Ace slate leads grad students association election

Ace slate – led by current University of Manitoba Graduate Students’ Association (UMGSA) president Carl Neumann – nearly swept the 2018 UMGSA elections.

Neumann was re-elected to the position with a total of 497 votes out of 603 ballots cast.

Neumann will lead the UMGSA executive, with the other positions filled by VP external Skye Kushner, VP academic Silvia Araujo, VP internal Cody Ross, VP marketing and events Sakib Rahman, and Senators Felix Nwaiwu and Laura Forsythe.

Neumann, who ran uncontested, said he was pleased to be re-elected for the second time and is looking forward to the upcoming year where he, along with his teammates, would have the opportunity to achieve the goals which fell through in the past year.

During the all-candidates forum March 14, Neumann said he intended to promote policies that encourage the engagement of graduate students “at the faculty level.”

Neumann said there was a disconnect among graduate students in the various departments of each faculty and that his team plans to organize different events which would not only unite but encourage interaction among students across departments.

He added that his team will consider having several levels of graduate student representation, as opposed to only the UMGSA council.

“Right now we sort of just have our one UMGSA council and we’re thinking about creating faculty-level groups of graduate students,” Neumann said.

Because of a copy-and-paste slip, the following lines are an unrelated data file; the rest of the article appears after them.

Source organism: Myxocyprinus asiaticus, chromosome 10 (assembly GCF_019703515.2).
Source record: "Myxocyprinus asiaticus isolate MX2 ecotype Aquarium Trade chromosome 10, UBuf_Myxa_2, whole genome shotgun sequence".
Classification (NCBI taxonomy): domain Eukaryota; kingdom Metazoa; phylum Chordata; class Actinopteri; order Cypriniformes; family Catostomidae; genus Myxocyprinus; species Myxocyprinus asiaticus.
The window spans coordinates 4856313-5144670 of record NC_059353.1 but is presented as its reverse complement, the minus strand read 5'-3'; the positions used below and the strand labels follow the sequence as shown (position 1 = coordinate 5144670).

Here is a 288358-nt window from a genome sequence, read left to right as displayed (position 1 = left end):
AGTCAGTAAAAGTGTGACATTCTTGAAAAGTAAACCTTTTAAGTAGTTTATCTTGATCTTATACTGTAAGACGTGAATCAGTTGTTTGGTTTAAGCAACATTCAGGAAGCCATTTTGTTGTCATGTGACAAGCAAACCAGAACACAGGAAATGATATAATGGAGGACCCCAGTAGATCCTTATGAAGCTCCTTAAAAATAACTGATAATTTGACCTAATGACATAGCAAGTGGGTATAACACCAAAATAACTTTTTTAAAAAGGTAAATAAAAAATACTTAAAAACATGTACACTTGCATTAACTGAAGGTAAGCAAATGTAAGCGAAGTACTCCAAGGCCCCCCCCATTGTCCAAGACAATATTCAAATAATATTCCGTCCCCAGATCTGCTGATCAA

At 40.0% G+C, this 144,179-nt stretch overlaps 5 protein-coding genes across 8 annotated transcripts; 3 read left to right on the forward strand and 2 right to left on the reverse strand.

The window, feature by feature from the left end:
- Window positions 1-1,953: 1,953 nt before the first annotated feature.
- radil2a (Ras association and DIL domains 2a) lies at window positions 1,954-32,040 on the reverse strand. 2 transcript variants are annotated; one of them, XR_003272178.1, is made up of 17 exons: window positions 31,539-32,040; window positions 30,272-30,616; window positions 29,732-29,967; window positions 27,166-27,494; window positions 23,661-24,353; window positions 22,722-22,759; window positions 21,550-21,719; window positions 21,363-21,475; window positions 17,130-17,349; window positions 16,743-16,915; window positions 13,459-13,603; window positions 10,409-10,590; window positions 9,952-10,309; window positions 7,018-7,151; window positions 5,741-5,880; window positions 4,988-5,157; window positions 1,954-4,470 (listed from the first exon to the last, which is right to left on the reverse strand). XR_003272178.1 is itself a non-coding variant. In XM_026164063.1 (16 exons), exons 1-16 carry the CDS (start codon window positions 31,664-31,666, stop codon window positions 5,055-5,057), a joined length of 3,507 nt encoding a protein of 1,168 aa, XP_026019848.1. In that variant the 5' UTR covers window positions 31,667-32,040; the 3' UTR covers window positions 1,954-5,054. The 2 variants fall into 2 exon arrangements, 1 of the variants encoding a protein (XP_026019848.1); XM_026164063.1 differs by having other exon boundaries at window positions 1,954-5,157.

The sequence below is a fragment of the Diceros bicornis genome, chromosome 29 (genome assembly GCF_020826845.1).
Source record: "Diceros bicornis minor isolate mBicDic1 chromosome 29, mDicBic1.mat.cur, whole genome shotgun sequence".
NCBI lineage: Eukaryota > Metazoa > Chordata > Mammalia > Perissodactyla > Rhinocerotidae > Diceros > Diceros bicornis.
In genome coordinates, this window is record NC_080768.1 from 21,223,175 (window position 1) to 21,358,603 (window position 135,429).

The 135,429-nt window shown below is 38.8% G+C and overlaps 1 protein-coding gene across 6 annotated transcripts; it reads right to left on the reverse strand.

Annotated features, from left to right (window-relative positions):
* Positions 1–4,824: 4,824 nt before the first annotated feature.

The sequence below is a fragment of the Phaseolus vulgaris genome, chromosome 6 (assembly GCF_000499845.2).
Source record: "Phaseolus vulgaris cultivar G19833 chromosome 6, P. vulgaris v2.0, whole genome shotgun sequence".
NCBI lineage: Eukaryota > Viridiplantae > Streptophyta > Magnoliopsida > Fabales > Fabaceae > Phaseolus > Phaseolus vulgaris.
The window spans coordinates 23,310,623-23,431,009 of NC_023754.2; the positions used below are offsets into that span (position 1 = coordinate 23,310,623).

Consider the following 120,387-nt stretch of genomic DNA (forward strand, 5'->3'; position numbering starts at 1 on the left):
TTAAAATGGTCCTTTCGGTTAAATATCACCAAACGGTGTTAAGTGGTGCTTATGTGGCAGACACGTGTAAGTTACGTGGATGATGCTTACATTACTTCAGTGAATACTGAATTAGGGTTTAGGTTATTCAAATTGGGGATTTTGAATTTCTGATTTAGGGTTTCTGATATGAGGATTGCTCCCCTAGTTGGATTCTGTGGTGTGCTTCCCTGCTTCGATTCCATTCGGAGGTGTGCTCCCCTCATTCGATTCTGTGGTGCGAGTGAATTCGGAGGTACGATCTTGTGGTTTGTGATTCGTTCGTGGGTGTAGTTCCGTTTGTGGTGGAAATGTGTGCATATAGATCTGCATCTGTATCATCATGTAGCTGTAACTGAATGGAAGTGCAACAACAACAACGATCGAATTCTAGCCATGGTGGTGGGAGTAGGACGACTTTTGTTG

Neumann also said his team would continue to increase its efforts to ensure “Indigenous engagement and reconciliation” at the University of Manitoba.

Ahmed Elwali, a doctoral student studying biomedical engineering who ran independently for the positon of VP external, initially received more votes than his opponent Kushner, with a total of 320 votes cast in his favour out of 617 cast ballots.

However, due to an alleged violation of the campaigning process, only 288 out the 320 votes were counted as valid for Elwali. As a result, Skye Kushner was elected to the position.

Elwali said he had been penalized by the UMGSA Elections Committee for using email lists to solicit votes in the just-concluded elections.

However, Elwali said he did not send “unsolicited emails” as alleged by the committee, though he did send emails individually to let people know about his policies and goals, which he believes did not contravene the election rules.

Elwali added that the election committee sent out emails which contained “incorrect information,” and was worded in a manner that aimed to discourage people from voting for him. Elwali’s name was not explicitly mentioned in these emails.

Elwali said he was further penalized because one out of several posters included in the “unsolicited emails” bore the UMGSA logo, another violation which he argued was unintentional.

He said rather than being penalized for both alleged violations concurrently, the chief returning officer had insisted on punishing the offences separately, the result of which was his loss to his opponent.